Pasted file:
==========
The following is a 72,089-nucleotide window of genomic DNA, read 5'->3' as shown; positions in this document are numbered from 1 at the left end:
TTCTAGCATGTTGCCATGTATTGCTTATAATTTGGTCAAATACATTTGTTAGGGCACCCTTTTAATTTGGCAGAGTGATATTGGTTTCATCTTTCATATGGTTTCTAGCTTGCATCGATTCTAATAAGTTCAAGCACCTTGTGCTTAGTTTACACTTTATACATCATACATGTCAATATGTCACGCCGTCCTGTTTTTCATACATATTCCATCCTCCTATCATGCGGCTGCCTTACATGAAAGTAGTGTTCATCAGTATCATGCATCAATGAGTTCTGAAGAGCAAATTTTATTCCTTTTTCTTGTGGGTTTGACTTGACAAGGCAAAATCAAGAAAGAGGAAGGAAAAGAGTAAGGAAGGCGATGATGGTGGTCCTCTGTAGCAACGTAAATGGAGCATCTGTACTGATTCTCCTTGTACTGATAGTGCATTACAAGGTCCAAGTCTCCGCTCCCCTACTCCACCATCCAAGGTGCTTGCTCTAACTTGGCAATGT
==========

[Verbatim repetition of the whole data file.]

The following is a 72,089-nucleotide window of genomic DNA, read 5'->3' as shown; positions in this document are numbered from 1 at the left end:
TTCTAGCATGTTGCCATGTATTGCTTATAATTTGGTCAAATACATTTGTTAGGGCACCCTTTTAATTTGGCAGAGTGATATTGGTTTCATCTTTCATATGGTTTCTAGCTTGCATCGATTCTAATAAGTTCAAGCACCTTGTGCTTAGTTTACACTTTATACATCATACATGTCAATATGTCACGCCGTCCTGTTTTTCATACATATTCCATCCTCCTATCATGCGGCTGCCTTACATGAAAGTAGTGTTCATCAGTATCATGCATCAATGAGTTCTGAAGAGCAAATTTTATTCCTTTTTCTTGTGGGTTTGACTTGACAAGGCAAAATCAAGAAAGAGGAAGGAAAAGAGTAAGGAAGGCGATGATGGTGGTCCTCTGTAGCAACGTAAATGGAGCATCTGTACTGATTCTCCTTGTACTGATAGTGCATTACAAGGTCCAAGTCTCCGCTCCCCTACTCCACCATCCAAGGTGCTTGCTCTAACTTGGCAATGT